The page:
Purcell Choir, Orfeo Orchestra, György Vashegyi
Glossa GCD 924001. 3 CDs: 61’25+48’55+63’04
For many years the only way to hear French Baroque music performed with any degree of authenticity was by listening to French performers. Although that is still the case to an extent, the level of understanding of French performing techniques has become far better known throughout the world. One example is the series of recordings from Budapest from the Orfeo Orchestra and Purcell Choir under their founder and director György Vashegyi. I reviewed their CD of Mondonville’s Grands Motets here, and their performance of Rameau’s Naïs in Budapest here, and now turn to their more recent recording of his opera Isbé.
Jean-Joseph Cassanéa de Mondonville (1711-1772) was born in south-west France, moving to Paris in 1733. He came under the patronage of Madame de Pompadour, joining the Concert Spirituel and the Chapelle Royale as a violinist, later becoming director of the Concert Spirituel and Maître de musique de la Chapelle and a well-known composer of opera and sacred music. Although never quite reaching the musical heights of his predecessors Lully and Rameau, his compositions reflect the changing mood in the middle third of 18th century France.
Isbé is in the form or a pastorale héroïque in 5 acts and a prologue. It was his first stage work, and was not a success at its premiere in Paris in 1742, partly because it was staged just after one of the most famous pastorales of the period, Destouches’s Issé. The rest of the planned run was cancelled in favour of another work by Destouches. With the benefit of hindsight, it seems clear now that Mondonville was pushing the style of French opera beyond that of his famed predecessors, and his style had simply not been understood, notably the incorporated Italian elements. His advances include the use of instrumental colour and texture, notably in the recitatives, which were more formally structured than hitherto, elements later adopted by Gluck. He had a top-notch cast of singers, and showcased their abilities in some spectacular arias.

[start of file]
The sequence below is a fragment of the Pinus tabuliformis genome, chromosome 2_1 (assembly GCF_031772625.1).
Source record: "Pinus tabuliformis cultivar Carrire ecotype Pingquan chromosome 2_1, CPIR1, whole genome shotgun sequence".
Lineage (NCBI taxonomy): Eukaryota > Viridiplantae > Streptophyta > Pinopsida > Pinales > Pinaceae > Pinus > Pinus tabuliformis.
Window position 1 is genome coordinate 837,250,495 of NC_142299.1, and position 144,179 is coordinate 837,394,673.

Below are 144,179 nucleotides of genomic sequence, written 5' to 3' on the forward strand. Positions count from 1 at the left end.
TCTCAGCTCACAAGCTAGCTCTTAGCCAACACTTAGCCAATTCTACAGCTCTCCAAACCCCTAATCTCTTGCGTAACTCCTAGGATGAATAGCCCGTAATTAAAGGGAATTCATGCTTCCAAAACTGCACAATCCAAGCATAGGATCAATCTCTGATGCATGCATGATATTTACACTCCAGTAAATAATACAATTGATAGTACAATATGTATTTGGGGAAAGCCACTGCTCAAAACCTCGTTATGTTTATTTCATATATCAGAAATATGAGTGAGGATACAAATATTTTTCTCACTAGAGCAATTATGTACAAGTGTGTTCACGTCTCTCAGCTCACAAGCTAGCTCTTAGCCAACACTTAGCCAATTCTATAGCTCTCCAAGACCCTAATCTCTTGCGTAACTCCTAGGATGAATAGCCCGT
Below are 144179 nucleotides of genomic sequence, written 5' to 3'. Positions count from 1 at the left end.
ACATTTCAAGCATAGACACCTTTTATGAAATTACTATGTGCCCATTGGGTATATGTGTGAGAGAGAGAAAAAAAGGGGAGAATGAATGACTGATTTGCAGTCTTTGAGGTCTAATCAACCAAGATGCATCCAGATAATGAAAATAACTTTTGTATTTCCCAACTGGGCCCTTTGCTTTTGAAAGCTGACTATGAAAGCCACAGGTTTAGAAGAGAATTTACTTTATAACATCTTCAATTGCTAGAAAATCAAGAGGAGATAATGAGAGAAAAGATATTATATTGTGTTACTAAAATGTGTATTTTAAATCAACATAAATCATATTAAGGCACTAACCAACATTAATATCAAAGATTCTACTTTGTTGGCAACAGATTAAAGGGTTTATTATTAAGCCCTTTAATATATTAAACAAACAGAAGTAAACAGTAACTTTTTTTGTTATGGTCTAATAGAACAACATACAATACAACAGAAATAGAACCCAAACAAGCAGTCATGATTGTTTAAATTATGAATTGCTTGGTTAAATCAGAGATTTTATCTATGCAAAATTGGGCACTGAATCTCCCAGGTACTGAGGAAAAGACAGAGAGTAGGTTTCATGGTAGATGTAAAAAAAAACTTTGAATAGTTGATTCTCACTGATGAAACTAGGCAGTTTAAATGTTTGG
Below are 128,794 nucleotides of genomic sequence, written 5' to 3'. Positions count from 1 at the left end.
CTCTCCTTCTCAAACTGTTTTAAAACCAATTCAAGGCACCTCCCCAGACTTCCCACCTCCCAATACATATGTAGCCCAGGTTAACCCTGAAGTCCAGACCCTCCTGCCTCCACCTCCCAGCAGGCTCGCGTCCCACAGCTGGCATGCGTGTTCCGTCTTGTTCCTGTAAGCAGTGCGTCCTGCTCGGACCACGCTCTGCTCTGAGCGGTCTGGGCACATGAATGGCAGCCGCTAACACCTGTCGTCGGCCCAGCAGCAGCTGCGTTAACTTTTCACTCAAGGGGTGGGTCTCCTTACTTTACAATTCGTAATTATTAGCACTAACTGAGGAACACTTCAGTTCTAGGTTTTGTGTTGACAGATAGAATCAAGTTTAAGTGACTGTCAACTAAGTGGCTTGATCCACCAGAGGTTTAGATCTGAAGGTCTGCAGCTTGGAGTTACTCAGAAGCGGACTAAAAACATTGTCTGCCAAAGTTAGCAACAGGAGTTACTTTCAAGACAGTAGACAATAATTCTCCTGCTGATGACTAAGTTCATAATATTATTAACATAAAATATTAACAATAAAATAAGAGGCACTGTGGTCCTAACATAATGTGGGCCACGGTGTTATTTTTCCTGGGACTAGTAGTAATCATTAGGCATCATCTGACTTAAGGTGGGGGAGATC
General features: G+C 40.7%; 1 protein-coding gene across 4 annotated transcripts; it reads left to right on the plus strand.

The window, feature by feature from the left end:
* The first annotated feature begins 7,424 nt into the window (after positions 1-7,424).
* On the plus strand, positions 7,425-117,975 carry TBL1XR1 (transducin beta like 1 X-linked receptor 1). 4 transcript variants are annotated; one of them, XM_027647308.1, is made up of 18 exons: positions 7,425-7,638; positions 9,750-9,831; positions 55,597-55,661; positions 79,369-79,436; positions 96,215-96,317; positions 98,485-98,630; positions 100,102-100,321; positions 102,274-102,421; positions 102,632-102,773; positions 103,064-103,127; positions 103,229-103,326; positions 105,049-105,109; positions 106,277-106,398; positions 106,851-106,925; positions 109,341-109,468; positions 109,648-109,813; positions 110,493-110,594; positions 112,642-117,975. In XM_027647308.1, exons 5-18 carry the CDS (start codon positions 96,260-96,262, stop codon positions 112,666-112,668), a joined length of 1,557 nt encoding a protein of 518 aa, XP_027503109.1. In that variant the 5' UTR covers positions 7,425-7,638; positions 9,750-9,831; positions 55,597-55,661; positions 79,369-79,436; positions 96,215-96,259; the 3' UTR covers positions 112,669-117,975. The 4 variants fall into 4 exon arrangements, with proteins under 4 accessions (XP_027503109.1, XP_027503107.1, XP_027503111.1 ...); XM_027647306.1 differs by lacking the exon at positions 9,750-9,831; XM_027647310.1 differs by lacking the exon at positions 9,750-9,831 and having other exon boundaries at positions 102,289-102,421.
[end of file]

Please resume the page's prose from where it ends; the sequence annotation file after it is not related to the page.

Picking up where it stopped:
The plot is based on the chief Druid, Adamas’s passion for the shepherdess Isbé, who is secretly in love with Coridon, who also loves her, but rather less secretly. The story moves towards its inevitable conclusion via a delightful sequence of dramatic moments enlivened by frequent dance and other instrumental sequences. Mondonville’s use of orchestral colour is particularly impressive, notably in some very striking writing for flutes and bassoons, and in such scenes as the Act 5 Tonnerre with is exciting depiction of a thunder-storm. It is a delightful work, and well worth repeated listening.
György Vashegyi and the Orfeo Orchestra and Purcell Choir are excellent interpreters of this complex music, thoroughly absorbing the elegance of French style. But I am less sure about the vocal soloists, many of whom display excessive and unremitting vibrato, of the sort that creates havoc with the intimacy and sensitivity of French Baroque ornamentation. Interestingly, considering my opening comments, most of the soloists are in fact French, and were recommended by the involvement of the cooperating partner, the Centre de Musique Baroque de Versailles. The haute contre Reinoud Van Mechelen has the most impressive, and most stable, voice, singing Coridon.
The recording was made in the acoustically impressive Béla Bartók National Concert Hall, using Müpa Budapest’s own recording facilities. The dates given are 6-8 March, which seems a very short time for a studio recording of an opera, so I assume that most of it was recorded live, although there is no evidence of audience noise and no applause to disturb the gentle ending. The CD production is excellent, with detailed programme notes and a full text with English translation.